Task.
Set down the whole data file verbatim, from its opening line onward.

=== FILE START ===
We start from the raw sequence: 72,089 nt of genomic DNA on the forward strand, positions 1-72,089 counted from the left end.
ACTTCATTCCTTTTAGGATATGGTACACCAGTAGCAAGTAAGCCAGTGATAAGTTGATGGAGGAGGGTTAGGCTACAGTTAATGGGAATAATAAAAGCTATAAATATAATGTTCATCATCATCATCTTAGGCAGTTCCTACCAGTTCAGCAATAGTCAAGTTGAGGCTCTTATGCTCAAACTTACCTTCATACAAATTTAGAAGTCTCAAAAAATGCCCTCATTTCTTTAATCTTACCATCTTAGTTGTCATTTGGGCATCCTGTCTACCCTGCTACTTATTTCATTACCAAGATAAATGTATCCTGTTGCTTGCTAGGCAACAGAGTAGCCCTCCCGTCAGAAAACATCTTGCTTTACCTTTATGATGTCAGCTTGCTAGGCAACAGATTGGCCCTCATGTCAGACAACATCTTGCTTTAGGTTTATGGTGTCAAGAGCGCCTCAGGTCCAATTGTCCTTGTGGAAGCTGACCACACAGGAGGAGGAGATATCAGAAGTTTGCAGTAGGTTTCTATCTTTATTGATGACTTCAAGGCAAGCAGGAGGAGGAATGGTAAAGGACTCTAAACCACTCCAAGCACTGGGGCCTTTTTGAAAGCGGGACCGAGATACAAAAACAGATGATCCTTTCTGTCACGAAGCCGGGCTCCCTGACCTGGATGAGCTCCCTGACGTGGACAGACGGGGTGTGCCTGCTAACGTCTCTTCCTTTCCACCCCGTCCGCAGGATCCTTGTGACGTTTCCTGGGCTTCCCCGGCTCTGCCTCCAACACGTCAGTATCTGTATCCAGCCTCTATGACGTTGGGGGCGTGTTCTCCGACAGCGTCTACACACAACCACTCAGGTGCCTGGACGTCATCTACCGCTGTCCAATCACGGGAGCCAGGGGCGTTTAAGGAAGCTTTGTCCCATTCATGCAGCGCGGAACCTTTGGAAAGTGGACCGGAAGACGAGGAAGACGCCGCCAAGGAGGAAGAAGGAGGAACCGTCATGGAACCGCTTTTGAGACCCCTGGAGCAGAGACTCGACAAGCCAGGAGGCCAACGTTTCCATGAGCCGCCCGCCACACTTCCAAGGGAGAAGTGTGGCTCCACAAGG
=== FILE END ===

We start from the raw sequence: 72,089 nt of genomic DNA on the forward strand, positions 1-72,089 counted from the left end.
ACTTCATTCCTTTTAGGATATGGTACACCAGTAGCAAGTAAGCCAGTGATAAGTTGATGGAGGAGGGTTAGGCTACAGTTAATGGGAATAATAAAAGCTATAAATATAATGTTCATCATCATCATCTTAGGCAGTTCCTACCAGTTCAGCAATAGTCAAGTTGAGGCTCTTATGCTCAAACTTACCTTCATACAAATTTAGAAGTCTCAAAAAATGCCCTCATTTCTTTAATCTTACCATCTTAGTTGTCATTTGGGCATCCTGTCTACCCTGCTACTTATTTCATTACCAAGATAAATGTATCCTGTTGCTTGCTAGGCAACAGAGTAGCCCTCCCGTCAGAAAACATCTTGCTTTACCTTTATGATGTCAGCTTGCTAGGCAACAGATTGGCCCTCATGTCAGACAACATCTTGCTTTAGGTTTATGGTGTCAAGAGCGCCTCAGGTCCAATTGTCCTTGTGGAAGCTGACCACACAGGAGGAGGAGATATCAGAAGTTTGCAGTAGGTTTCTATCTTTATTGATGACTTCAAGGCAAGCAGGAGGAGGAATGGTAAAGGACTCTAAACCACTCCAAGCACTGGGGCCTTTTTGAAAGCGGGACCGAGATACAAAAACAGATGATCCTTTCTGTCACGAAGCCGGGCTCCCTGACCTGGATGAGCTCCCTGACGTGGACAGACGGGGTGTGCCTGCTAACGTCTCTTCCTTTCCACCCCGTCCGCAGGATCCTTGTGACGTTTCCTGGGCTTCCCCGGCTCTGCCTCCAACACGTCAGTATCTGTATCCAGCCTCTATGACGTTGGGGGCGTGTTCTCCGACAGCGTCTACACACAACCACTCAGGTGCCTGGACGTCATCTACCGCTGTCCAATCACGGGAGCCAGGGGCGTTTAAGGAAGCTTTGTCCCATTCATGCAGCGCGGAACCTTTGGAAAGTGGACCGGAAGACGAGGAAGACGCCGCCAAGGAGGAAGAAGGAGGAACCGTCATGGAACCGCTTTTGAGACCCCTGGAGCAGAGACTCGACAAGCCAGGAGGCCAACGTTTCCATGAGCCGCCCGCCACACTTCCAAGGGAGAAGTGTGGCTCCACAAGG